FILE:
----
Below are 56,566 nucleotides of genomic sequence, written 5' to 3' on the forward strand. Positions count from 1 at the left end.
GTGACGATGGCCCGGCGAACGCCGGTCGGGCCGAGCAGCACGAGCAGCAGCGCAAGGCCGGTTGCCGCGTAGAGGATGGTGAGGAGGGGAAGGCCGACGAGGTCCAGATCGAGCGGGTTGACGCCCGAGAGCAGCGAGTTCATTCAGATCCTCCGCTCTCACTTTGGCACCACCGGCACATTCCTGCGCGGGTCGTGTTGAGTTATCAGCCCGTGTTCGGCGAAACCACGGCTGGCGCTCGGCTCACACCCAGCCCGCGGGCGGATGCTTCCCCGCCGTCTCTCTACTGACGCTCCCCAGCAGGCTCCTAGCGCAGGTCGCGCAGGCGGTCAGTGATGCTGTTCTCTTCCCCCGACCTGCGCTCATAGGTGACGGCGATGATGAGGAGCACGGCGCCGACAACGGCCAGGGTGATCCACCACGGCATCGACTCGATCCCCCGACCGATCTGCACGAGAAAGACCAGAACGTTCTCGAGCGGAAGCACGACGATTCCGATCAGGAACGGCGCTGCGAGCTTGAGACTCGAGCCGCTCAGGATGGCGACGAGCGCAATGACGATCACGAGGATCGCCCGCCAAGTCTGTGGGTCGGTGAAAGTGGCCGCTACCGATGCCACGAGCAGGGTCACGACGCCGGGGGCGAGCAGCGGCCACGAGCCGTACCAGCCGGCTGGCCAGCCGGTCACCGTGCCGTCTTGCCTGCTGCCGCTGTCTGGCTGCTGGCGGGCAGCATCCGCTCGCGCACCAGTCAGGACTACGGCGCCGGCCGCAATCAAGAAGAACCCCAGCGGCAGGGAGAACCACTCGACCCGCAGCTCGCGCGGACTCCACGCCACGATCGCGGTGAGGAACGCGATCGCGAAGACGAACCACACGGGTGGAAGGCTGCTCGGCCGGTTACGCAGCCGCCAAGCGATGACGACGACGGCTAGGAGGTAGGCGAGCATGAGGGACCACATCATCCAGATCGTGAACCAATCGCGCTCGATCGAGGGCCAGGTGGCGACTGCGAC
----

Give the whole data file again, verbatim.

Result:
Below are 56,566 nucleotides of genomic sequence, written 5' to 3' on the forward strand. Positions count from 1 at the left end.
GTGACGATGGCCCGGCGAACGCCGGTCGGGCCGAGCAGCACGAGCAGCAGCGCAAGGCCGGTTGCCGCGTAGAGGATGGTGAGGAGGGGAAGGCCGACGAGGTCCAGATCGAGCGGGTTGACGCCCGAGAGCAGCGAGTTCATTCAGATCCTCCGCTCTCACTTTGGCACCACCGGCACATTCCTGCGCGGGTCGTGTTGAGTTATCAGCCCGTGTTCGGCGAAACCACGGCTGGCGCTCGGCTCACACCCAGCCCGCGGGCGGATGCTTCCCCGCCGTCTCTCTACTGACGCTCCCCAGCAGGCTCCTAGCGCAGGTCGCGCAGGCGGTCAGTGATGCTGTTCTCTTCCCCCGACCTGCGCTCATAGGTGACGGCGATGATGAGGAGCACGGCGCCGACAACGGCCAGGGTGATCCACCACGGCATCGACTCGATCCCCCGACCGATCTGCACGAGAAAGACCAGAACGTTCTCGAGCGGAAGCACGACGATTCCGATCAGGAACGGCGCTGCGAGCTTGAGACTCGAGCCGCTCAGGATGGCGACGAGCGCAATGACGATCACGAGGATCGCCCGCCAAGTCTGTGGGTCGGTGAAAGTGGCCGCTACCGATGCCACGAGCAGGGTCACGACGCCGGGGGCGAGCAGCGGCCACGAGCCGTACCAGCCGGCTGGCCAGCCGGTCACCGTGCCGTCTTGCCTGCTGCCGCTGTCTGGCTGCTGGCGGGCAGCATCCGCTCGCGCACCAGTCAGGACTACGGCGCCGGCCGCAATCAAGAAGAACCCCAGCGGCAGGGAGAACCACTCGACCCGCAGCTCGCGCGGACTCCACGCCACGATCGCGGTGAGGAACGCGATCGCGAAGACGAACCACACGGGTGGAAGGCTGCTCGGCCGGTTACGCAGCCGCCAAGCGATGACGACGACGGCTAGGAGGTAGGCGAGCATGAGGGACCACATCATCCAGATCGTGAACCAATCGCGCTCGATCGAGGGCCAGGTGGCGACTGCGAC